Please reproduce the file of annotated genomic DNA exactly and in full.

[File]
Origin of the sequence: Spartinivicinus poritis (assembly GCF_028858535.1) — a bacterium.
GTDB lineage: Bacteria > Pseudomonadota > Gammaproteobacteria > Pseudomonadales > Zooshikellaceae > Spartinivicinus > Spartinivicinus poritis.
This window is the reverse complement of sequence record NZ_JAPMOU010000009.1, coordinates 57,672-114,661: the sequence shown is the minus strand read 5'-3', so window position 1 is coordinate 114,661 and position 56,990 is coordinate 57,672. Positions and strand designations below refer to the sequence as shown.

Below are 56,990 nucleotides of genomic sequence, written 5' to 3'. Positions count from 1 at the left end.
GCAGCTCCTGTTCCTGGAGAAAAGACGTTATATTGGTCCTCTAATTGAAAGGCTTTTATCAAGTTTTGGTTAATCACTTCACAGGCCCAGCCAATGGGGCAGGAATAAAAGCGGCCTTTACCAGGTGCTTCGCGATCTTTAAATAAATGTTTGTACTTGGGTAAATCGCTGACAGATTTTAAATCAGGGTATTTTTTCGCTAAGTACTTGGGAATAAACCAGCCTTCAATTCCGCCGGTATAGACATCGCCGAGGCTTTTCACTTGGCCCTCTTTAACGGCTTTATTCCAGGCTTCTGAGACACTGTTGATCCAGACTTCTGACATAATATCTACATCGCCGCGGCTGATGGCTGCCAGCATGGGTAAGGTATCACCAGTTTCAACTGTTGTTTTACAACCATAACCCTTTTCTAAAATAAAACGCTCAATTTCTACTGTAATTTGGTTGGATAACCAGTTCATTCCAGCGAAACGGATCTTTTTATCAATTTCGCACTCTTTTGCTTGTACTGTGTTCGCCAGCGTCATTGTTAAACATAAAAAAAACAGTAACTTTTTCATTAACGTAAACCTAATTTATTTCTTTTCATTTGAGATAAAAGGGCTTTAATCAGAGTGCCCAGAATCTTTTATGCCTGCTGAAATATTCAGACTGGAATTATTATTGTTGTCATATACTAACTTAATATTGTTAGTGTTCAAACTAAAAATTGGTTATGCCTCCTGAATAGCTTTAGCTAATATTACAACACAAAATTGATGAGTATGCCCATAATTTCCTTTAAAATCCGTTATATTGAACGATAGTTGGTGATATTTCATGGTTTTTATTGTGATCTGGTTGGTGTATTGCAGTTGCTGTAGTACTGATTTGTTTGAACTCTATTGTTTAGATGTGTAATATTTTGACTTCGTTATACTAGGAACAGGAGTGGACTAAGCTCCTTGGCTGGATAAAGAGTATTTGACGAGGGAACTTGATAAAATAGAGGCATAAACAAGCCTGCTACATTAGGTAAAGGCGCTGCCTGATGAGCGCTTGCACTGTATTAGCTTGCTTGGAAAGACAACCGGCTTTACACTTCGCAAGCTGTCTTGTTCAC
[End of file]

Origin of the sequence: Spartinivicinus poritis (assembly GCF_028858535.1) — a bacterium.
GTDB lineage: Bacteria > Pseudomonadota > Gammaproteobacteria > Pseudomonadales > Zooshikellaceae > Spartinivicinus > Spartinivicinus poritis.
This window is the reverse complement of sequence record NZ_JAPMOU010000009.1, coordinates 57,672-114,661: the sequence shown is the minus strand read 5'-3', so window position 1 is coordinate 114,661 and position 56,990 is coordinate 57,672. Positions and strand designations below refer to the sequence as shown.

Below are 56,990 nucleotides of genomic sequence, written 5' to 3'. Positions count from 1 at the left end.
GCAGCTCCTGTTCCTGGAGAAAAGACGTTATATTGGTCCTCTAATTGAAAGGCTTTTATCAAGTTTTGGTTAATCACTTCACAGGCCCAGCCAATGGGGCAGGAATAAAAGCGGCCTTTACCAGGTGCTTCGCGATCTTTAAATAAATGTTTGTACTTGGGTAAATCGCTGACAGATTTTAAATCAGGGTATTTTTTCGCTAAGTACTTGGGAATAAACCAGCCTTCAATTCCGCCGGTATAGACATCGCCGAGGCTTTTCACTTGGCCCTCTTTAACGGCTTTATTCCAGGCTTCTGAGACACTGTTGATCCAGACTTCTGACATAATATCTACATCGCCGCGGCTGATGGCTGCCAGCATGGGTAAGGTATCACCAGTTTCAACTGTTGTTTTACAACCATAACCCTTTTCTAAAATAAAACGCTCAATTTCTACTGTAATTTGGTTGGATAACCAGTTCATTCCAGCGAAACGGATCTTTTTATCAATTTCGCACTCTTTTGCTTGTACTGTGTTCGCCAGCGTCATTGTTAAACATAAAAAAAACAGTAACTTTTTCATTAACGTAAACCTAATTTATTTCTTTTCATTTGAGATAAAAGGGCTTTAATCAGAGTGCCCAGAATCTTTTATGCCTGCTGAAATATTCAGACTGGAATTATTATTGTTGTCATATACTAACTTAATATTGTTAGTGTTCAAACTAAAAATTGGTTATGCCTCCTGAATAGCTTTAGCTAATATTACAACACAAAATTGATGAGTATGCCCATAATTTCCTTTAAAATCCGTTATATTGAACGATAGTTGGTGATATTTCATGGTTTTTATTGTGATCTGGTTGGTGTATTGCAGTTGCTGTAGTACTGATTTGTTTGAACTCTATTGTTTAGATGTGTAATATTTTGACTTCGTTATACTAGGAACAGGAGTGGACTAAGCTCCTTGGCTGGATAAAGAGTATTTGACGAGGGAACTTGATAAAATAGAGGCATAAACAAGCCTGCTACATTAGGTAAAGGCGCTGCCTGATGAGCGCTTGCACTGTATTAGCTTGCTTGGAAAGACAACCGGCTTTACACTTCGCAAGCTGTCTTGTTCAC